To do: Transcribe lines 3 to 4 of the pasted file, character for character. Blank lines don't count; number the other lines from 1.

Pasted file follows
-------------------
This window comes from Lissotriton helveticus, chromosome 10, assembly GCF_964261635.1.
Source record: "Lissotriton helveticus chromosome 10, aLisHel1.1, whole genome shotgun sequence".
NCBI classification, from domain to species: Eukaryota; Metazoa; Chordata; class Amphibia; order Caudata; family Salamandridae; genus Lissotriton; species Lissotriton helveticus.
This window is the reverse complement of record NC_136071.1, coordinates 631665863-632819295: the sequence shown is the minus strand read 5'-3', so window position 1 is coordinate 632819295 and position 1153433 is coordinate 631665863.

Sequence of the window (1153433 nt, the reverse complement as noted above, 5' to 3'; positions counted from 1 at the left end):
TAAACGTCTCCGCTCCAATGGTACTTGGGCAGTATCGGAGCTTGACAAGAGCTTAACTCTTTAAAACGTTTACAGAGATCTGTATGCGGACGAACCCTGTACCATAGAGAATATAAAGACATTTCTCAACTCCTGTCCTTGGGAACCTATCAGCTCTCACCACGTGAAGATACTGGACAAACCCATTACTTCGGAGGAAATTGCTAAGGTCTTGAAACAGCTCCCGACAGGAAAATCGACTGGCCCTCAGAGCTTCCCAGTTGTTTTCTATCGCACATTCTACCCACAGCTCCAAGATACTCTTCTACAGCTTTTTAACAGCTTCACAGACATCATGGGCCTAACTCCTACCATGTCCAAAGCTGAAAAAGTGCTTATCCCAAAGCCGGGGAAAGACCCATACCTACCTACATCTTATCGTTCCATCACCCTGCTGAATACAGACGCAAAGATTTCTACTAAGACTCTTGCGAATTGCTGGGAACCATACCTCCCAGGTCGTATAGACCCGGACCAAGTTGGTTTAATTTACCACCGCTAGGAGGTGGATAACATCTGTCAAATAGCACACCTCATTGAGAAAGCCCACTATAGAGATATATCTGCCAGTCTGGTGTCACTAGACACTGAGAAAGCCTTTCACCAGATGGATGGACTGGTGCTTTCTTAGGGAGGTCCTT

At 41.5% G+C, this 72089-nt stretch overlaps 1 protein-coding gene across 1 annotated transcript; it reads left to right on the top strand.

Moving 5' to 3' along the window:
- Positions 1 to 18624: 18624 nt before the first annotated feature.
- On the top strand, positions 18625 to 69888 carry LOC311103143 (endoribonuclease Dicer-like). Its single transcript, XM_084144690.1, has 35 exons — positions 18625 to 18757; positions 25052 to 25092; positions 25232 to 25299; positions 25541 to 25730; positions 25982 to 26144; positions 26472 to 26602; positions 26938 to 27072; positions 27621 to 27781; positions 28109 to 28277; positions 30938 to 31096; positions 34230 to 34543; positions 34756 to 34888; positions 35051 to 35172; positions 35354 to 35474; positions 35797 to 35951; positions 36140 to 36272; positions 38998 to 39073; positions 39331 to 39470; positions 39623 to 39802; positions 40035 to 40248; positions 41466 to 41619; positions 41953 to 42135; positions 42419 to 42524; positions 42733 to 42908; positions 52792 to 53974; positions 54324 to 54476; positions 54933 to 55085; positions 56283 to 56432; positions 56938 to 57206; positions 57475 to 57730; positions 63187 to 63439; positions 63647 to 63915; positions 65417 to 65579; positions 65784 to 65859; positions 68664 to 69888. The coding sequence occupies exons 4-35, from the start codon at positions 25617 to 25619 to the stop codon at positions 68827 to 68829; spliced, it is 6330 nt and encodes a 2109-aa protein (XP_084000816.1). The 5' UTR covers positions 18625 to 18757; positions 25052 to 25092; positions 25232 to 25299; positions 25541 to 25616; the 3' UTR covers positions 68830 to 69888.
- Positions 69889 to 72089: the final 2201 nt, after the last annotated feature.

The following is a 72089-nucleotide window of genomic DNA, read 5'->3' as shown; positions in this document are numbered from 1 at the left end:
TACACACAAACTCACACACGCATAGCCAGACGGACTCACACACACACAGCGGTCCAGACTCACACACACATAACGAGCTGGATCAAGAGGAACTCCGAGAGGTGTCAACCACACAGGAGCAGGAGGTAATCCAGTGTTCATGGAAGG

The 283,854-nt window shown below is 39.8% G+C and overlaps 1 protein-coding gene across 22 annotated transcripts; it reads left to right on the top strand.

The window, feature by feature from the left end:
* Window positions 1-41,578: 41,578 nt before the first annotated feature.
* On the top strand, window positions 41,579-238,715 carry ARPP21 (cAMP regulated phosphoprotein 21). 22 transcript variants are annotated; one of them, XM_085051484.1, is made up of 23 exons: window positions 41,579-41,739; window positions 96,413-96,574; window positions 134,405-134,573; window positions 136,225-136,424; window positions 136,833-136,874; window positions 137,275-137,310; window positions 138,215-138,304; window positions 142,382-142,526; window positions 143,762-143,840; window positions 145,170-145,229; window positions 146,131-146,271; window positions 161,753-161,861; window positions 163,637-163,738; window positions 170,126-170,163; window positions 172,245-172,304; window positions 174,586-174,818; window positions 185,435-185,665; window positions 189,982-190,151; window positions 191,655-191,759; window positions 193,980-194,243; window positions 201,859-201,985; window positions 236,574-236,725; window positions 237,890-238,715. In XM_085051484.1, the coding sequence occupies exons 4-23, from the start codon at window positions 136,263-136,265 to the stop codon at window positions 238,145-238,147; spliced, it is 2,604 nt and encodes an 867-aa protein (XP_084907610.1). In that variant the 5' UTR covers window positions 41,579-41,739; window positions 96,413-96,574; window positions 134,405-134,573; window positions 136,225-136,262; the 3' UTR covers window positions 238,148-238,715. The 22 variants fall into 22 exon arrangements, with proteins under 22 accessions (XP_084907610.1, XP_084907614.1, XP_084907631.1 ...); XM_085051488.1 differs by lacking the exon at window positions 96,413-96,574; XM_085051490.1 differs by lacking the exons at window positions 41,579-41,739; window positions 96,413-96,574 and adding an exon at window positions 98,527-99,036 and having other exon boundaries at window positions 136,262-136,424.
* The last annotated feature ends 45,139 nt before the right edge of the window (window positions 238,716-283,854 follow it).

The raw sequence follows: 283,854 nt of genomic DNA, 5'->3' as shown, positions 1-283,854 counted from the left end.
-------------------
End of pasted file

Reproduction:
NCBI classification, from domain to species: Eukaryota; Metazoa; Chordata; class Amphibia; order Caudata; family Salamandridae; genus Lissotriton; species Lissotriton helveticus.
This window is the reverse complement of record NC_136071.1, coordinates 631665863-632819295: the sequence shown is the minus strand read 5'-3', so window position 1 is coordinate 632819295 and position 1153433 is coordinate 631665863.